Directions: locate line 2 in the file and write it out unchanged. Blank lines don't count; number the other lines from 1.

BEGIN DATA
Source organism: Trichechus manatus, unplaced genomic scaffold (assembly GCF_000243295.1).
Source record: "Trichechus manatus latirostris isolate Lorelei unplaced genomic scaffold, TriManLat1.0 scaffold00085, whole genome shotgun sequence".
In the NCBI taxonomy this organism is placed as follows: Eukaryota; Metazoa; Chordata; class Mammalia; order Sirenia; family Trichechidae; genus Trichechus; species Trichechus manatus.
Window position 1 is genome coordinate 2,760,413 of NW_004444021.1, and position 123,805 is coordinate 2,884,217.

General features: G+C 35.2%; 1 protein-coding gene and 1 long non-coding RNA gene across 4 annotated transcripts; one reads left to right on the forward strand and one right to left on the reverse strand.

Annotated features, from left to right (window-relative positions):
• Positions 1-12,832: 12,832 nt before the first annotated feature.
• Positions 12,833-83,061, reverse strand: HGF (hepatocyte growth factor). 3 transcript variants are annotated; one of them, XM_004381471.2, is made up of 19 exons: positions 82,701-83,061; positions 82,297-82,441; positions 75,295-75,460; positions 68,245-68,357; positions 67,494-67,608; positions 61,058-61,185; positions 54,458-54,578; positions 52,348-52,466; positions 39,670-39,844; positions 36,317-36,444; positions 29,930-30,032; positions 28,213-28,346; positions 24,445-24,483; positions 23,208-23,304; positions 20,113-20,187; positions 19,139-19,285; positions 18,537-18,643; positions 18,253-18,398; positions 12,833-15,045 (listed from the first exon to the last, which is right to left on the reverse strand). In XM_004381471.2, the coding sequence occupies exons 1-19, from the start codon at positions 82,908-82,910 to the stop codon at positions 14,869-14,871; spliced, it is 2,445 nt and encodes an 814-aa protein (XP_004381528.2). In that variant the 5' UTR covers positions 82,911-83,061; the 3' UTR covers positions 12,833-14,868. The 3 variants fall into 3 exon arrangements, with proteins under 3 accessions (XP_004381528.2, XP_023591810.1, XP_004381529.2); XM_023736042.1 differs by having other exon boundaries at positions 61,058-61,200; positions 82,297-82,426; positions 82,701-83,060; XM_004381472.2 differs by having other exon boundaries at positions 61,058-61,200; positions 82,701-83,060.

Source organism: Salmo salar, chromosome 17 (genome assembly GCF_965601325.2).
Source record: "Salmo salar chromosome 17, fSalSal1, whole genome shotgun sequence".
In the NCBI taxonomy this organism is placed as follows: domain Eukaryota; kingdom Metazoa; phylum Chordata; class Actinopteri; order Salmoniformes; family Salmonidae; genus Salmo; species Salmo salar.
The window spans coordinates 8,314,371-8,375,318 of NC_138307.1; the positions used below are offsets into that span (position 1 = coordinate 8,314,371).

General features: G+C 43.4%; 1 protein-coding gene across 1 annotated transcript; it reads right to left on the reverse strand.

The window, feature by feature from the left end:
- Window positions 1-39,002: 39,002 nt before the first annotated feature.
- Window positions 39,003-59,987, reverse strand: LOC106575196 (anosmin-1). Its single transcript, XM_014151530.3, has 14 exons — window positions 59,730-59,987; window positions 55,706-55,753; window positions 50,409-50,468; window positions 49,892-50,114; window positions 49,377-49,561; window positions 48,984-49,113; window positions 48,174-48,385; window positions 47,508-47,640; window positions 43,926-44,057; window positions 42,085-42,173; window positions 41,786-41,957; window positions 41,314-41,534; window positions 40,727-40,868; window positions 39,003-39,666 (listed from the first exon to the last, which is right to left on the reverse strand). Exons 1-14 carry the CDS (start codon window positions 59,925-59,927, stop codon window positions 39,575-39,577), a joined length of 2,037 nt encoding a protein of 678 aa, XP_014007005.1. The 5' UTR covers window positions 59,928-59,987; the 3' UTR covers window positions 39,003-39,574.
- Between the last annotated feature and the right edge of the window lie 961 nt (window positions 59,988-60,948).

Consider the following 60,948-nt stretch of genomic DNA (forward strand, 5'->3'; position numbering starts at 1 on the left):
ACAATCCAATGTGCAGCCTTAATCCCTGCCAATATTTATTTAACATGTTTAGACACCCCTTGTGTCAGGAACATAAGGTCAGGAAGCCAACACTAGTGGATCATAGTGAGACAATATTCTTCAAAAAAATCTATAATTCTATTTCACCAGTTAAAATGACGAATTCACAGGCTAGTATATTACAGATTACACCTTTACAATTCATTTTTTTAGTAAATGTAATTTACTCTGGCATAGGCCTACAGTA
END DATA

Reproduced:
Source record: "Trichechus manatus latirostris isolate Lorelei unplaced genomic scaffold, TriManLat1.0 scaffold00085, whole genome shotgun sequence".